Click here to load reader

The Films of Hayao Miyazaki - Decorah Public Library

  • View

  • Download

Embed Size (px)

Text of The Films of Hayao Miyazaki - Decorah Public Library

The Films of Hayao Miyazaki:
My introduction into the inventive and enrapturing world of Hayao Miyazaki dates back to
summer 1995 when I inquisitively rented a VHS copy of My Neighbor Totoro. I’ve managed to collect his
entire filmography throughout the past two decades; a collection that I continuously refer to either for
creative motivation or an evening of fantastical enjoyment.
As an ardent devotee of film, animation, and manga—or Japanese comic art—I was
inadvertently acquainted with Miyazaki’s work through various channels (i.e. many Japanese
animations, comic books, and electronic games bare the mark of his impact). As a protégé of Osamu
Tezuka, a man unanimously labeled “the godfather of manga,” Miyazaki has in turn influenced a
generation of aspirers and imitators (the most noteworthy being Pixar Studios’ head honcho John
Lasseter). Thankfully, through Lasseter’s encouragement and Disney’s marketing muscle, Miyazaki’s
work is attainable throughout the Western regions of the globe.
Since the 1979 theatrical release of The Castle Cagliostro, Hayao Miyazaki has exceeded the
boundaries of modern storytelling. There is a naturalness and serene quality to Miyazaki’s work that is
unmatched by most contemporary filmmaking. His films encompass specific attributes that are too
difficult to express verbally and can only be truly attained through multiple viewings. I am proud that
our public library has included his work to share with the community of Decorah, for in my mind there is
no greater living filmmaker—animated or otherwise.
--June 2016
Nausicaa of the Valley of the Wind (1984) [116m] Rising from the ashes
of a collapsed Utopia, a young princess strives to preserve her serene
kingdom--secluded in a valley--sheltered from contaminated, insect-
infested forests, and opposing nations. An outstanding ecological fable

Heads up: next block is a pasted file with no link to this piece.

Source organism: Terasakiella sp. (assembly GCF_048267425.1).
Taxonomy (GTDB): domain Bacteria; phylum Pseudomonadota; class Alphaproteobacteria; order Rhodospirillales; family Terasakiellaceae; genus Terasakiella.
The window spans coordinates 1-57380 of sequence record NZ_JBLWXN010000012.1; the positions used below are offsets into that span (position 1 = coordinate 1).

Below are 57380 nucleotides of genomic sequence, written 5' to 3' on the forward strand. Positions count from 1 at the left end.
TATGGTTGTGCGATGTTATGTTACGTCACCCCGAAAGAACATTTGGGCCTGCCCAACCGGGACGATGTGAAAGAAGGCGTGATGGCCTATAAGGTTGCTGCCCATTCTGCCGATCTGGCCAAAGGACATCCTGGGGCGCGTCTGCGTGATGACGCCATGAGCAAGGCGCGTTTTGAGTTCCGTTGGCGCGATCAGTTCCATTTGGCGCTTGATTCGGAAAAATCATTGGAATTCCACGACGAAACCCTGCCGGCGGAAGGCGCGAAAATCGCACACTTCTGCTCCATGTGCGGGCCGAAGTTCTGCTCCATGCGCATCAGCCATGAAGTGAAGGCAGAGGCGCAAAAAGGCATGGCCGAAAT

teeming with imagination and spectacle. Written and directed by
Miyazaki, adapted from his own manga (graphic novel). Note shorter
print/alternative 1986 release Warriors Of The Wind.
Laputa: The Castle In The Sky (1986) [124m] Irresistible fantasy about an
orphaned boy baring a spark of adventure and his entanglements with air
pirates, corrupt government officials, and a mysterious girl who seemingly
fell from the sky. A dazzling escapade invoking an authentic sense of awe
and wonder; an ideal companion piece to Nausicaa of the Valley of Wind.
Gorgeous Joe Hisaishi score. Alternative title: Castle In The Sky.
My Neighbor Totoro (1988) [87m] Lovingly animated coming-of-age
tale of two sisters who happen upon a giant tree spirit inhabiting a
woodland near their home in post-World War II Japan. Majestic,
compassionate, and unforgettable. A masterpiece of simplicity.
Kiki’s Delivery Service (1989) [105m] An adolescent witch—with flying
broomstick and little black cat in tow--honors her family tradition by
traveling to a new community where she opens a delivery business. An
absolute delight with keen observations on responsibility and self-
esteem. Written by Miyazaki adapted from a novel by Eiko Kadono.
Princess Mononoke (1997) [134m] A young prince cursed by a demon
god voyages to the western regions of feudal Japan in order to
encounter his fate. There he comes across an industrial community lead
by a woman at war with the natural world and its prized occupant: a
princess, raised by wolves, sworn to defend the forests. Miyazaki’s
reoccurring themes of feminism, humanism, mythology and ecology
have seldom been set to more enthralling surroundings. A master
filmmaker at the peak of his powers.
Spirited Away (2001) [124m] A prepubescent girl, willful and lethargic, is
deprived of her identity and imprisoned within a bathhouse full of spirits.
Upon custody she is coerced into labor tending to the baths and in turn
acquires humility, reliability, and companionship. A superb foray into an
enchanting world full of unforgettable sights and characters that
deservedly won the Academy Award for Best Animated Feature.
Howl’s Moving Castle (2004) [119m] Sprawling adaptation of Diana
Wynn Jones’ charming novel about a young woman, hexed with the
body of an old hag by a malicious witch, venturing into uncharted
territory in search of an antidote where she stumbles upon a handsome
sorcerer and his mobile fortress. Intrepid and overwhelming at times,
but exquisitely animated and never loses its sense of fun.
Ponyo On The Cliff By The Sea (2008) [101m] Displeased with her ocean
dwellings, and to the chagrin of her overly protective father, a goldfish
mystically transforms into a human girl and befriends the little boy caring
for her. Original, sweetly understated reimagining of Hans Christian
Anderson’s The Little Mermaid manages to sustain its jubilant nature
despite over-length.
The Wind Rises (2013) [126m] Highly idealized, but no less
affectionate, animated biography of Jirô Horikoshi, a passionately
driven engineer responsible for the Mitsubishi A6M Zero: an airplane
used prominently in World War II much to the dismay of its
conscientious inventor. Quietly moving and honorable examination of
one of twentieth century’s most auspicious figures though its
deliberate pacing may turn off younger viewers. Miyazaki’s most
personal film to date.

Search related